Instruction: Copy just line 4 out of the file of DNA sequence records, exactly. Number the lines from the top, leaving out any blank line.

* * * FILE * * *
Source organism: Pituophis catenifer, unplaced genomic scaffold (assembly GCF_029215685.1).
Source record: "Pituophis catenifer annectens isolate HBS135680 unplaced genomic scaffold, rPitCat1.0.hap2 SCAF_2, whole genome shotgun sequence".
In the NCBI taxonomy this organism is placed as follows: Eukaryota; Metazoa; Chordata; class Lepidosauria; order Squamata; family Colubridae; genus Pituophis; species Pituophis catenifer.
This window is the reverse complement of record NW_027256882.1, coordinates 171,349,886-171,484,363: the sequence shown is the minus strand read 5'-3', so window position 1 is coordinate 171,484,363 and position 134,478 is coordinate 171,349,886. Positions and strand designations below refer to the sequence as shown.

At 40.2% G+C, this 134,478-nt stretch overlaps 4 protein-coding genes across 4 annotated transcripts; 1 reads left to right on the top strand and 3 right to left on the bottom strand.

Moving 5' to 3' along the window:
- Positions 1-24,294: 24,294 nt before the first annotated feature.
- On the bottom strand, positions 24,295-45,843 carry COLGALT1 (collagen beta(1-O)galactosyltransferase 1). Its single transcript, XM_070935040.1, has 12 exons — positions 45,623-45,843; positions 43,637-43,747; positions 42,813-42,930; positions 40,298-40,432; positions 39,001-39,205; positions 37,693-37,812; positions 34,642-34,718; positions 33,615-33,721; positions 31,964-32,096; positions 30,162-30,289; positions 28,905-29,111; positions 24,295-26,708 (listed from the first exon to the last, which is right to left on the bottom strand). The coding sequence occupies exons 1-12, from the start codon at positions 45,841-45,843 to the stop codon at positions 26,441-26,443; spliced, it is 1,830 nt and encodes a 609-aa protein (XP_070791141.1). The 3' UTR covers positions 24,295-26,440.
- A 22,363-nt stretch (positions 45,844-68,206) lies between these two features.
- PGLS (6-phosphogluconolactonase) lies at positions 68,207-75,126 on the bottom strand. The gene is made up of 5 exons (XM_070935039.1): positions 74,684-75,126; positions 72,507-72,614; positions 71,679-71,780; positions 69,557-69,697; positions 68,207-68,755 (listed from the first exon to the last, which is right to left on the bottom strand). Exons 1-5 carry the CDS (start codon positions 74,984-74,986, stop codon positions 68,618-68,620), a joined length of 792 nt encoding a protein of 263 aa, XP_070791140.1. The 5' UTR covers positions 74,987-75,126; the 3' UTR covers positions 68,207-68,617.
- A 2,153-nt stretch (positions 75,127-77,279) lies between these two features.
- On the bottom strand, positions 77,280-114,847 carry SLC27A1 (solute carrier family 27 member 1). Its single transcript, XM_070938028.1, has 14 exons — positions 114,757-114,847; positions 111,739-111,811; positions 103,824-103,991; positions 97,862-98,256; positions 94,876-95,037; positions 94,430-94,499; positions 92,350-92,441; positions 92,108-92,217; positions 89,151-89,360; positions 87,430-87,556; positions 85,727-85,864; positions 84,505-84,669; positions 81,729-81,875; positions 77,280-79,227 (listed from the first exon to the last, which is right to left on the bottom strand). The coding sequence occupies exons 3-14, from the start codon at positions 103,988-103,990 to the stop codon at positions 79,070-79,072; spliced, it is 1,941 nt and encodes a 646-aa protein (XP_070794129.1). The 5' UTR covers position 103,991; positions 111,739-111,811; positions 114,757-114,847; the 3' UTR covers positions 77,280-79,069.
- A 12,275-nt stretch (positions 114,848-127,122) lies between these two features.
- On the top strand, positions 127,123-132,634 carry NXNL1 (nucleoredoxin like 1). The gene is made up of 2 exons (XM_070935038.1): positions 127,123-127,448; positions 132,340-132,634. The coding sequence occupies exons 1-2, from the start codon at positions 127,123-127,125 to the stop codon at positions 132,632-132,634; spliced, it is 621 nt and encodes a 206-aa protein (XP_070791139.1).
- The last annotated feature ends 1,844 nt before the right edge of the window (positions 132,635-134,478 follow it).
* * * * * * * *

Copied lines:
This window is the reverse complement of record NW_027256882.1, coordinates 171,349,886-171,484,363: the sequence shown is the minus strand read 5'-3', so window position 1 is coordinate 171,484,363 and position 134,478 is coordinate 171,349,886. Positions and strand designations below refer to the sequence as shown.